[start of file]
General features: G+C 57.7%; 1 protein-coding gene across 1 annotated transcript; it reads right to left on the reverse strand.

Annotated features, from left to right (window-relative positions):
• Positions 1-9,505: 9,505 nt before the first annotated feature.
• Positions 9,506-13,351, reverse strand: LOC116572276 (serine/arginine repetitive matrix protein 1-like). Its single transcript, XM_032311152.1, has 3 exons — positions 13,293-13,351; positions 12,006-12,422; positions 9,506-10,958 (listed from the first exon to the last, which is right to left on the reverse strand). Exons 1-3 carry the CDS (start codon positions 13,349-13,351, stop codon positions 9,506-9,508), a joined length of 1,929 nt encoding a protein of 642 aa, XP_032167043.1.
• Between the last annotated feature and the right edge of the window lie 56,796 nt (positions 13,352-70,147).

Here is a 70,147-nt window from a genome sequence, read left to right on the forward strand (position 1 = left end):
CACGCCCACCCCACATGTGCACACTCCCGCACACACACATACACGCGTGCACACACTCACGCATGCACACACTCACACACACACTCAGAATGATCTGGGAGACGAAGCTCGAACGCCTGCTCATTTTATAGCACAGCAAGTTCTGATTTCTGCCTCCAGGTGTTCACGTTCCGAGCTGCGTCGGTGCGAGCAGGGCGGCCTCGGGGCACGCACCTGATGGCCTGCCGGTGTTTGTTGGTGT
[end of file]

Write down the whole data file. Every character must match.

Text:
General features: G+C 57.7%; 1 protein-coding gene across 1 annotated transcript; it reads right to left on the reverse strand.

Annotated features, from left to right (window-relative positions):
• Positions 1-9,505: 9,505 nt before the first annotated feature.
• Positions 9,506-13,351, reverse strand: LOC116572276 (serine/arginine repetitive matrix protein 1-like). Its single transcript, XM_032311152.1, has 3 exons — positions 13,293-13,351; positions 12,006-12,422; positions 9,506-10,958 (listed from the first exon to the last, which is right to left on the reverse strand). Exons 1-3 carry the CDS (start codon positions 13,349-13,351, stop codon positions 9,506-9,508), a joined length of 1,929 nt encoding a protein of 642 aa, XP_032167043.1.
• Between the last annotated feature and the right edge of the window lie 56,796 nt (positions 13,352-70,147).

Here is a 70,147-nt window from a genome sequence, read left to right on the forward strand (position 1 = left end):
CACGCCCACCCCACATGTGCACACTCCCGCACACACACATACACGCGTGCACACACTCACGCATGCACACACTCACACACACACTCAGAATGATCTGGGAGACGAAGCTCGAACGCCTGCTCATTTTATAGCACAGCAAGTTCTGATTTCTGCCTCCAGGTGTTCACGTTCCGAGCTGCGTCGGTGCGAGCAGGGCGGCCTCGGGGCACGCACCTGATGGCCTGCCGGTGTTTGTTGGTGT